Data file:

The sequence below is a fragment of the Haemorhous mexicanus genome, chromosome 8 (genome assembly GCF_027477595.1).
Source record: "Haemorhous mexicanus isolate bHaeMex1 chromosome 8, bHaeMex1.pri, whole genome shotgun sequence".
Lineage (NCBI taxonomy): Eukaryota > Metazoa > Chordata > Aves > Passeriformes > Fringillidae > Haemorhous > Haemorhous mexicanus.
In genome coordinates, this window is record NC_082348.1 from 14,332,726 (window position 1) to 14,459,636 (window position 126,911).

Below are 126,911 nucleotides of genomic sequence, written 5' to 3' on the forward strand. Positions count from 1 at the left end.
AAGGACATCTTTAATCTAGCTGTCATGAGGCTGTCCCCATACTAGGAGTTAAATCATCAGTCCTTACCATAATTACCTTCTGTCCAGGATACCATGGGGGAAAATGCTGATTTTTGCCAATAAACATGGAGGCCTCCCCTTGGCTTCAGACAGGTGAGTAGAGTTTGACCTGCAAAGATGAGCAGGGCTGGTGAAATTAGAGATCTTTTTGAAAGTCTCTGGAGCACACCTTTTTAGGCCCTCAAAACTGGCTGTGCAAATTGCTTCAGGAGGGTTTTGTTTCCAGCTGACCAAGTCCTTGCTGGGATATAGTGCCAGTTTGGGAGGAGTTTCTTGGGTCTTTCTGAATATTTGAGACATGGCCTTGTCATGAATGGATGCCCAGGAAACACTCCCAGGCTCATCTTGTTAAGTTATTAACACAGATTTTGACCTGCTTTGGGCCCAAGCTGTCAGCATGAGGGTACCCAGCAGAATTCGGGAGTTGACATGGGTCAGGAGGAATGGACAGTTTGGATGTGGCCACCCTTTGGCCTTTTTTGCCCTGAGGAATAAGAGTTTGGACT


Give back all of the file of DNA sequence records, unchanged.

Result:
The sequence below is a fragment of the Haemorhous mexicanus genome, chromosome 8 (genome assembly GCF_027477595.1).
Source record: "Haemorhous mexicanus isolate bHaeMex1 chromosome 8, bHaeMex1.pri, whole genome shotgun sequence".
Lineage (NCBI taxonomy): Eukaryota > Metazoa > Chordata > Aves > Passeriformes > Fringillidae > Haemorhous > Haemorhous mexicanus.
In genome coordinates, this window is record NC_082348.1 from 14,332,726 (window position 1) to 14,459,636 (window position 126,911).

Below are 126,911 nucleotides of genomic sequence, written 5' to 3' on the forward strand. Positions count from 1 at the left end.
AAGGACATCTTTAATCTAGCTGTCATGAGGCTGTCCCCATACTAGGAGTTAAATCATCAGTCCTTACCATAATTACCTTCTGTCCAGGATACCATGGGGGAAAATGCTGATTTTTGCCAATAAACATGGAGGCCTCCCCTTGGCTTCAGACAGGTGAGTAGAGTTTGACCTGCAAAGATGAGCAGGGCTGGTGAAATTAGAGATCTTTTTGAAAGTCTCTGGAGCACACCTTTTTAGGCCCTCAAAACTGGCTGTGCAAATTGCTTCAGGAGGGTTTTGTTTCCAGCTGACCAAGTCCTTGCTGGGATATAGTGCCAGTTTGGGAGGAGTTTCTTGGGTCTTTCTGAATATTTGAGACATGGCCTTGTCATGAATGGATGCCCAGGAAACACTCCCAGGCTCATCTTGTTAAGTTATTAACACAGATTTTGACCTGCTTTGGGCCCAAGCTGTCAGCATGAGGGTACCCAGCAGAATTCGGGAGTTGACATGGGTCAGGAGGAATGGACAGTTTGGATGTGGCCACCCTTTGGCCTTTTTTGCCCTGAGGAATAAGAGTTTGGACT